Organizations are increasingly thinking about ways they can harness the power of data to get the most comprehensive and up-to-date intelligence possible, which will inform the way they conduct their business.
While all organizations rely on data to some extent, the way they plan, adopt and use data varies dramatically, and can be the difference between creating value for an organization, or not. Taking data and sharing it outside of the walls of the company allows organizations to create additional value for their own end users.
Domo’s solutions have been employed by a myriad of companies trying to build an intelligent business ecosystem to deliver customer value.
Take Konica Minolta (KM), a multinational medical device manufacturer specializing in digital radiography equipment for diagnostic imaging, as an example. It utilized Domo in AeroRemote Insights, a cloud-based analytics solution for the medical devices it manufactures. The system collects and aggregates mission-critical data such as exam volume, rejected image reasons, and exposure levels for exams. The data is automatically integrated into easy to interpret visualizations that are useful for productivity assessment, identification of training opportunities, and asset management.
KM realized that to stand out from its competitors it needed to focus on optimizing the customer experience. It saw service contracts as an opportunity to add value to deals beyond traditional equipment maintenance and upkeep. AeroRemote Insights began in 2016 with KM offering customers device analytics along with the equipment, first by delivering a PDF file to customers monthly that showed device usage and performance data.
In the first two years following the program’s debut, Konica Minolta saw an almost 10% increase in units under service contract, generating significant new profits, and a 472% annual return on investment.
The Domo platform enabled KM to efficiently bring together large volumes of data, and provide control to the organization sharing content to their customers and partners. The company was able to analyze data and deliver insights to customers who are less well-equipped to uncover those insights for themselves. By successfully leveraging these insights to guide their operations (X-ray protocols, patient scheduling, etc.), customers can achieve cost and time savings that are characteristic to traditional analytics deployments.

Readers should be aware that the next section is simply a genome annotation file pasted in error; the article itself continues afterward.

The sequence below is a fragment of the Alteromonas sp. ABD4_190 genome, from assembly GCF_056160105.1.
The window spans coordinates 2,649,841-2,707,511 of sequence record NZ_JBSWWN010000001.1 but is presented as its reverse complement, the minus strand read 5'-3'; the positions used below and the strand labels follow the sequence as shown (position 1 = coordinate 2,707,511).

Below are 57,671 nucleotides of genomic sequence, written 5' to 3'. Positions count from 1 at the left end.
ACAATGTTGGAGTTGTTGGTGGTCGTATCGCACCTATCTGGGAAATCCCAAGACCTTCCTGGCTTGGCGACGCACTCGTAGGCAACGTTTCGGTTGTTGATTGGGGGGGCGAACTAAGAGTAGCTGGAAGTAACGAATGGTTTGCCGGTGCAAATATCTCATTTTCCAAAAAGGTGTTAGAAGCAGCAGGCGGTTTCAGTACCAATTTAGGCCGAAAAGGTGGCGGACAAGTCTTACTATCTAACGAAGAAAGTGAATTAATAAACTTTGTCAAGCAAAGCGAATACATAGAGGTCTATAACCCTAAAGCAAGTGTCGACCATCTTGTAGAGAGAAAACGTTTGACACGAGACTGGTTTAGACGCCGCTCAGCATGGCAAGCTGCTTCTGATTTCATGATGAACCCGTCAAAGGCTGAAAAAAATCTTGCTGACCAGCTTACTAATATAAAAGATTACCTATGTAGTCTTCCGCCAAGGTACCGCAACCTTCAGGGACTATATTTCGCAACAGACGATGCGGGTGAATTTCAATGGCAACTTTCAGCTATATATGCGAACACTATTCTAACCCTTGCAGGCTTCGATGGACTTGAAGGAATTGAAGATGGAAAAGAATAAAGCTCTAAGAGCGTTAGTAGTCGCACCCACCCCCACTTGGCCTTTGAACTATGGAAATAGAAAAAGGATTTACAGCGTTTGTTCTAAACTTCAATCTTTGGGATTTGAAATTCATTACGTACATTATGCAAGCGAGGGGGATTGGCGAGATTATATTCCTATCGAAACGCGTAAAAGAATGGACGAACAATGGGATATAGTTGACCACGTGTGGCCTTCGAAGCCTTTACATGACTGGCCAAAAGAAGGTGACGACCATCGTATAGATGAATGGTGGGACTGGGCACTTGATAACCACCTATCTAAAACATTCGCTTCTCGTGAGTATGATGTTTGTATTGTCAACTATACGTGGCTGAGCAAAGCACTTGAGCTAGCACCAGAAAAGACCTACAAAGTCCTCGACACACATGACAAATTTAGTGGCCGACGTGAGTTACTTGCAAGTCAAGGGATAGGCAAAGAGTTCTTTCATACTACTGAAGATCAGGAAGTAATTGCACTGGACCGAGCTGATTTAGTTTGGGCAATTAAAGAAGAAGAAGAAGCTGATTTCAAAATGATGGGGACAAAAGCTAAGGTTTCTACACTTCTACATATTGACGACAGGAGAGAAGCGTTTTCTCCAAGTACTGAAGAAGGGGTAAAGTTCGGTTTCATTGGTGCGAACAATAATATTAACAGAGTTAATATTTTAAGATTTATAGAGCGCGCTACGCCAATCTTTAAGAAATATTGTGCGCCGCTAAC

According to McKinsey, the ability to capitalize on what data has to offer hinges on a series of fundamentals. “Broadly speaking, capturing the most value from the wealth of potential data begins with excellence in identifying, capturing, and storing that data; moves through the technical capability to analyze and visualize that data; and ends with an organization that is able to complement analytics with the domain knowledge of human talent and rely on a cross-functional, agile structure to implement relevant insights,” it says.
Amsterdam-based fitness software company Virtuagym is another enterprise which has taken their internal data and used it outside of the walls of their company to provide value to customers and increase profitability. The organization’s customers, which includes gyms, personal trainers and fitness studios, wanted easy-to-access granular data on their members’ habits and routines.
Virtuagym tried to build the customer-facing dashboard themselves but quickly decided a more effective route would be to use Domo Embed, which gave them access to business analytics but built into the Virtuagym system. The new data dashboard gave customers valuable insight into the typical profile of their customer, which fitness classes were busiest, who the most popular trainers were, and so on.
“It’s a win, win, win situation. Virtuagym wins, Domo wins and our customers win.”
Three questions to ask before creating external value through data
According to a report by Harvard Business Review (HBR), every company should ask themselves three questions to examine how its big data can create customer value.
- What type of information will help my customers reduce their costs or risks? “Increasingly customers are looking for specific answers to questions, such as what do customers like me think of this product or service. Answering such granular questions requires a much deeper understanding of what customers are looking for, and how they see themselves. That is an opportunity for the next generation of big data value creation,” the report says.
- What type of information is currently widely dispersed, but would yield new insight if aggregated? Is there any incidentally produced data (such as location data) that could be valuable when assembled?
- Is there enough diversity and variance among my customers to enable them to benefit from aggregating others’ data with theirs? HBR uses the example of a company selling farm inputs (seeds, fertilizer and pesticides) which can collect data from farmers with dispersed plots of land to determine which combinations of inputs are optimal under different conditions.
Aggregating data from many farms operating under diverse soil, climatic, and environmental conditions can yield much better information about the optimal inputs for each individual farm than any single farmer could obtain from his own farm alone, regardless of how long he had been farming that parcel.
To find out more about how Domo can unlock your business’s valuable data, please click here.